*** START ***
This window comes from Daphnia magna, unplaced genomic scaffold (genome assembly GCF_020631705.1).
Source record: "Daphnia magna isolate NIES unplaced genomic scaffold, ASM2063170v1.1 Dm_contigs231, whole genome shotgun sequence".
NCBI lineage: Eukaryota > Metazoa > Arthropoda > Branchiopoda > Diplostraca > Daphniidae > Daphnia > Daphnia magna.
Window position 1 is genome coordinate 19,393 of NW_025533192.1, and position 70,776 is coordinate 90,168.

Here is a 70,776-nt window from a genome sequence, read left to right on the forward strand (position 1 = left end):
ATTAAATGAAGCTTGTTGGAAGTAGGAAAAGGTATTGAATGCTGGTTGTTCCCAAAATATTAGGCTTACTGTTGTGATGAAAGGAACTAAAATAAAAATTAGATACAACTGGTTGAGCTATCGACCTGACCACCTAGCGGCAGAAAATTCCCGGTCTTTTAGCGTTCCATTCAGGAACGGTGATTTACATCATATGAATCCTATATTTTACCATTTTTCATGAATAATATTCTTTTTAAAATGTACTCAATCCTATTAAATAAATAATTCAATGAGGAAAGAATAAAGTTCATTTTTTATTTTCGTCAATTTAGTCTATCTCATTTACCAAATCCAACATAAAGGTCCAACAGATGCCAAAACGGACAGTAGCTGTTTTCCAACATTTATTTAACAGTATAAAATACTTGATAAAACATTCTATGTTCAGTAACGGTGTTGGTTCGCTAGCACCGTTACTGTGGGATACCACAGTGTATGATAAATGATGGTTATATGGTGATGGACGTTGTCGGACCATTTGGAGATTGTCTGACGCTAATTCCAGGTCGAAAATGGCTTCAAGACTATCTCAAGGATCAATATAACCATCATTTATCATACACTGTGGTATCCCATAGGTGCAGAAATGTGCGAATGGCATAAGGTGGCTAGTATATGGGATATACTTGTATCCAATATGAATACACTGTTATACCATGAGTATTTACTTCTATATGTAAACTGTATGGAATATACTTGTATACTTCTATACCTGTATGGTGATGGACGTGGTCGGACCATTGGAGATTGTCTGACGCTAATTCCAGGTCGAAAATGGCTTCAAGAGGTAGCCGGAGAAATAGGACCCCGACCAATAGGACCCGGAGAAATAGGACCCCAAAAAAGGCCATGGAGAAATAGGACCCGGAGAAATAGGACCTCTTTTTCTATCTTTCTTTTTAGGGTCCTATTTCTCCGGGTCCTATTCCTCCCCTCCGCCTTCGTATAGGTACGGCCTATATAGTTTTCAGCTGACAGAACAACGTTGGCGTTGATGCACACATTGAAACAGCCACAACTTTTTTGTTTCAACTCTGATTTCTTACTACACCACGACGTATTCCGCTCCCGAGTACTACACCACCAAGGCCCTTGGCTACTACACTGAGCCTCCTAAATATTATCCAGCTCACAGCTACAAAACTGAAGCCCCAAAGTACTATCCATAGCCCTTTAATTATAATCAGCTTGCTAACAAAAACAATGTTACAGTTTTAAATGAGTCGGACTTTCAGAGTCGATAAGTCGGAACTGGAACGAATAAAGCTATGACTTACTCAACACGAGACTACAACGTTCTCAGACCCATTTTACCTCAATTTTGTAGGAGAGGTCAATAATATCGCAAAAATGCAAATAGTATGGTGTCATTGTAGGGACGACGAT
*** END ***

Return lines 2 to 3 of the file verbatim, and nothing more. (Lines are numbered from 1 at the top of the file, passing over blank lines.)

Source record: "Daphnia magna isolate NIES unplaced genomic scaffold, ASM2063170v1.1 Dm_contigs231, whole genome shotgun sequence".
NCBI lineage: Eukaryota > Metazoa > Arthropoda > Branchiopoda > Diplostraca > Daphniidae > Daphnia > Daphnia magna.